This is part 3, the final part, of my series on Table Calculations. If you haven’t seen them I suggest you check out Part 1 and Part 2.
In this part I want to return to the “dynamic” small multiple / trellis chart I showed at the end of Part 1. Here it is again (or you can go a new window to see a larger version here):
This is based on a chart Marc Rueter showed in his talk (below) but I recreated it in my own way, so there’s a few special differences (I hesitate to call them enhancements, judge for yourself).
There’s a lot going on here so I want to break it down and help make it accessible to newer users.
1. Creating Dynamic Charts / Dimensions
Creating Dynamic Charts – i.e. ones with a dimension / measure that is chosen by the user at run time – is one of the key aspects of this chart. It’s simple once you know how – there’s a great knowledge base article on doing this here.
In my case I have created a parameter called Dimension
and an associated Calculated Field called [Dynamic Dimension]:
This calculation is just showing the associated dimension when needed.
2. Splitting the Dimension over Different Axis
Once I’d built my chart I needed to create a way of determining where in my trellis each item was going to sit, to do this I needed to (a) find out the total number of dimension members there were and (b) find out the order of those dimensions so i could allocate them across the trellis. Hopefully if you’ve been playing attention to the previous posts then you’ll recognise that the two calculations I need are SIZE() for (a) and INDEX() for (b).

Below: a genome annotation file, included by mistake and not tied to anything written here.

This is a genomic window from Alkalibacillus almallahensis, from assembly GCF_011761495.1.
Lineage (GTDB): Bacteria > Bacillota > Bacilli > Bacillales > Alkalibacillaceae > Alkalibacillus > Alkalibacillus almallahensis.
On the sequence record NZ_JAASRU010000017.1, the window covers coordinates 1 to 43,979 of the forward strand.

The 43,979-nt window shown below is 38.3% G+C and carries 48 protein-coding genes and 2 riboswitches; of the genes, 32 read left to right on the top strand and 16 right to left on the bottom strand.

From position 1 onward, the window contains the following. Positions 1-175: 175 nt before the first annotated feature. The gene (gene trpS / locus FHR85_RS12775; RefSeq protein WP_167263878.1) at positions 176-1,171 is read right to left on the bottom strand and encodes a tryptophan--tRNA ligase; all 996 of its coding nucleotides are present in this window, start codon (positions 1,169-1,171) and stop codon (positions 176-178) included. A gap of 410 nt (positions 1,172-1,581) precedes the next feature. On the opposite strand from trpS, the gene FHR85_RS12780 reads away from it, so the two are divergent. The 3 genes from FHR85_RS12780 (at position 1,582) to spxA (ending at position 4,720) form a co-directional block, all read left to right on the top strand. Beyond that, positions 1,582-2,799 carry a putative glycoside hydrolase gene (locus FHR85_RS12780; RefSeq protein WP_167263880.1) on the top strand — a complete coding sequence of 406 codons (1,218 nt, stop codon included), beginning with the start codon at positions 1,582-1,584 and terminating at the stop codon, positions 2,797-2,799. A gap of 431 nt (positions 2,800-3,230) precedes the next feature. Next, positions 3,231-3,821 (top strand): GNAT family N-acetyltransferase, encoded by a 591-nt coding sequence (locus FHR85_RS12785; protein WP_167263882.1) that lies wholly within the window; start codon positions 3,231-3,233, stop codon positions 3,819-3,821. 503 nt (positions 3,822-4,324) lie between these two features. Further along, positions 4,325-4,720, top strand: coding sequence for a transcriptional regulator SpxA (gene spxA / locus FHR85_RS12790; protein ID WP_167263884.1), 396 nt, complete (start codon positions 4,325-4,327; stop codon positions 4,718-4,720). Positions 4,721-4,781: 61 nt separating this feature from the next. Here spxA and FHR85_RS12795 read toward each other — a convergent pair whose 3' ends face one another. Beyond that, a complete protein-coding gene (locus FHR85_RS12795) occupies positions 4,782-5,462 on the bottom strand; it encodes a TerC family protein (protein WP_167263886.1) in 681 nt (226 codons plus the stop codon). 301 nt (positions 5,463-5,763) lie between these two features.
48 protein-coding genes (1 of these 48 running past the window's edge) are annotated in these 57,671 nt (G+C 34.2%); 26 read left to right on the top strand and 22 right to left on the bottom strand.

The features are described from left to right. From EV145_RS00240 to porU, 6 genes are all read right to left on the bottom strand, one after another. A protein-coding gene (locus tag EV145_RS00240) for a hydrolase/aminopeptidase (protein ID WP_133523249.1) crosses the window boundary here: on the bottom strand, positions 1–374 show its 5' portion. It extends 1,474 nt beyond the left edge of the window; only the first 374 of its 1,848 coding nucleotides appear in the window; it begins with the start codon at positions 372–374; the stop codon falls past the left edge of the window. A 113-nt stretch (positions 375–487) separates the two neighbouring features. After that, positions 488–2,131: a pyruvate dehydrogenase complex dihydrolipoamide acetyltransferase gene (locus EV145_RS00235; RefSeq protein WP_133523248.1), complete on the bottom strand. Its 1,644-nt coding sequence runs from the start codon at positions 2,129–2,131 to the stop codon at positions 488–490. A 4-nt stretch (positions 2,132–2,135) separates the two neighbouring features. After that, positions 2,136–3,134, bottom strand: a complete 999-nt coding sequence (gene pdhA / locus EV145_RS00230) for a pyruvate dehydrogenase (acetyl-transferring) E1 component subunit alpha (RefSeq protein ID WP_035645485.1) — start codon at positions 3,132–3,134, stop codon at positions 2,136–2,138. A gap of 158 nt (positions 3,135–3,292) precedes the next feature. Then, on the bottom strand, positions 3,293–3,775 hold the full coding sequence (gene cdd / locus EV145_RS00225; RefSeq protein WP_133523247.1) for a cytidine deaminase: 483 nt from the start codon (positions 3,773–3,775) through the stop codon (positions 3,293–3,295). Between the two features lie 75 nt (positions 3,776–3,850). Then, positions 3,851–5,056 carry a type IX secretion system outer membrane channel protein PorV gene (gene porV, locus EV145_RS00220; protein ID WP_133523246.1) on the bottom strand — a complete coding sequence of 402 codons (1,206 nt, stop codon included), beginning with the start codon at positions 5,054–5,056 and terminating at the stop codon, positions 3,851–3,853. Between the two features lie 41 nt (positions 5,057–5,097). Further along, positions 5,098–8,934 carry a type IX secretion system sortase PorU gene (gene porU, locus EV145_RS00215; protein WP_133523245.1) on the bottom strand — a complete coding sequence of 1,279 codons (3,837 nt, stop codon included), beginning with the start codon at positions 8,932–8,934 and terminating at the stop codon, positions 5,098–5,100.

So now I need to calculate which row / column I want my dimension to fall in, if I have [m] members then I want them to be distributed across √ ( [m] ) rows and columns roughly. Here’s the two calculations I chose.
First the X axis, which determines the column:
If you haven’t come across the % sign then it is a modulus operator. Modulus is an operation that gives the remainder following division, i.e. 8 modulus 6 = 2 because 8/ 6 = 1 remainder 2. Another example, 15 modulus 7 = 1.
So here we are calculating the INDEX() – 1, this gives us a zero-based position of our dimensions, then we take modulus with respect the square-root of the number of dimensions.
So let’s imagine we have 15 members, then our the square-root of 15 (to the nearest integer is 3) so:
Item 1: (1-1) modulus 3 = 0
Item 2: (2-1) modulus 3 = 1
Item 3: (3-1) modulus 3 = 2
Item 4: (4-1) modulus 3 = 0
Item 5: (5-1) modulus 3 = 1
Item 6: (6-1) modulus 3 = 2
Item 7: (7-1) modulus 3 = 3
Item 8: (8-1) modulus 3 = 0
This splits the columns up as we need to.
next the rows, the Y Axis:
This is a
Again with our example:
Item 1: int( (2-1) /3 ) = 0
Item 2: int( (2-1) /3 )= int(1 / 3)= 0
Item 3: int( (3-1) /3 )= int(2 / 3)= 0
Item 4: int( (4-1) /3 )= int(3 / 3)= 1
Item 5: int( (5-1) /3 )= int(4/ 3)= 1
Item 6: int( (6-1) /3 )= int(5 / 3)= 1
Item 7: int( (7-1) /3 )= int(6 / 3)= 2
Item 8: int( (8-1) /3 )= int(7 / 3)= 2
Item 15:int( (15-1)/3)= int(14/3)=4
So note that we’ll have 5 rows and 3 columns. This is slightly different to Marc’s example (and a latter example by Dan Montgomery) where the columns and rows were more evenly distributed. For me this gives the line chart more room to “breathe” but with the effect it squashes the y axis of the line chart, so there are trade-offs.